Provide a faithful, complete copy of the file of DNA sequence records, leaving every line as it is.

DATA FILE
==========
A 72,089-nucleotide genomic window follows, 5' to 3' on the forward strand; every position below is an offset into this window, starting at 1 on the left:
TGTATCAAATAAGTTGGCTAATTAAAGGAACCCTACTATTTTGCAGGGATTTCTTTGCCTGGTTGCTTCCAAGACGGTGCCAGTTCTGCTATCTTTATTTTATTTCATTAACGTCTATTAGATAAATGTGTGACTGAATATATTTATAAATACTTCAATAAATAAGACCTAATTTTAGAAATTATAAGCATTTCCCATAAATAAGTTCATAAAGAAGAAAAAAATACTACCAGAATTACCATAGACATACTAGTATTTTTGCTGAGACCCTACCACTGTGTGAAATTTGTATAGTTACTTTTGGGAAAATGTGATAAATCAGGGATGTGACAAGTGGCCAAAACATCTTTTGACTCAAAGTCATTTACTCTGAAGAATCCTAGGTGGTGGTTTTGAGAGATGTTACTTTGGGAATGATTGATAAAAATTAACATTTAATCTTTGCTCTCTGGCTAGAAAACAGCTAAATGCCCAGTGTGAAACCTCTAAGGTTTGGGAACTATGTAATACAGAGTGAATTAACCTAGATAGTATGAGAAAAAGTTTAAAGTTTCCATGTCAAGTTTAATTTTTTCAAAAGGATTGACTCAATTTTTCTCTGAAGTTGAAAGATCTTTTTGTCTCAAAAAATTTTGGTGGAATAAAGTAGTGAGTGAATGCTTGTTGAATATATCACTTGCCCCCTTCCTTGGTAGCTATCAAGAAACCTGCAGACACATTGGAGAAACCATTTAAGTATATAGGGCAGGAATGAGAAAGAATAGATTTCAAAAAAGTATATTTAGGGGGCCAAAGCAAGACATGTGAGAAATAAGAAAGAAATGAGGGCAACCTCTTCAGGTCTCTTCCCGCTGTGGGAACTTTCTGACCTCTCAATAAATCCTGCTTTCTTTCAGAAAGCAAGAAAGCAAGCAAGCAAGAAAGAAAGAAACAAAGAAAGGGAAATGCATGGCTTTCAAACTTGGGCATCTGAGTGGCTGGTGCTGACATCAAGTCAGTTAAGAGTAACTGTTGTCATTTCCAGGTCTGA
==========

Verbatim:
A 72,089-nucleotide genomic window follows, 5' to 3' on the forward strand; every position below is an offset into this window, starting at 1 on the left:
TGTATCAAATAAGTTGGCTAATTAAAGGAACCCTACTATTTTGCAGGGATTTCTTTGCCTGGTTGCTTCCAAGACGGTGCCAGTTCTGCTATCTTTATTTTATTTCATTAACGTCTATTAGATAAATGTGTGACTGAATATATTTATAAATACTTCAATAAATAAGACCTAATTTTAGAAATTATAAGCATTTCCCATAAATAAGTTCATAAAGAAGAAAAAAATACTACCAGAATTACCATAGACATACTAGTATTTTTGCTGAGACCCTACCACTGTGTGAAATTTGTATAGTTACTTTTGGGAAAATGTGATAAATCAGGGATGTGACAAGTGGCCAAAACATCTTTTGACTCAAAGTCATTTACTCTGAAGAATCCTAGGTGGTGGTTTTGAGAGATGTTACTTTGGGAATGATTGATAAAAATTAACATTTAATCTTTGCTCTCTGGCTAGAAAACAGCTAAATGCCCAGTGTGAAACCTCTAAGGTTTGGGAACTATGTAATACAGAGTGAATTAACCTAGATAGTATGAGAAAAAGTTTAAAGTTTCCATGTCAAGTTTAATTTTTTCAAAAGGATTGACTCAATTTTTCTCTGAAGTTGAAAGATCTTTTTGTCTCAAAAAATTTTGGTGGAATAAAGTAGTGAGTGAATGCTTGTTGAATATATCACTTGCCCCCTTCCTTGGTAGCTATCAAGAAACCTGCAGACACATTGGAGAAACCATTTAAGTATATAGGGCAGGAATGAGAAAGAATAGATTTCAAAAAAGTATATTTAGGGGGCCAAAGCAAGACATGTGAGAAATAAGAAAGAAATGAGGGCAACCTCTTCAGGTCTCTTCCCGCTGTGGGAACTTTCTGACCTCTCAATAAATCCTGCTTTCTTTCAGAAAGCAAGAAAGCAAGCAAGCAAGAAAGAAAGAAACAAAGAAAGGGAAATGCATGGCTTTCAAACTTGGGCATCTGAGTGGCTGGTGCTGACATCAAGTCAGTTAAGAGTAACTGTTGTCATTTCCAGGTCTGA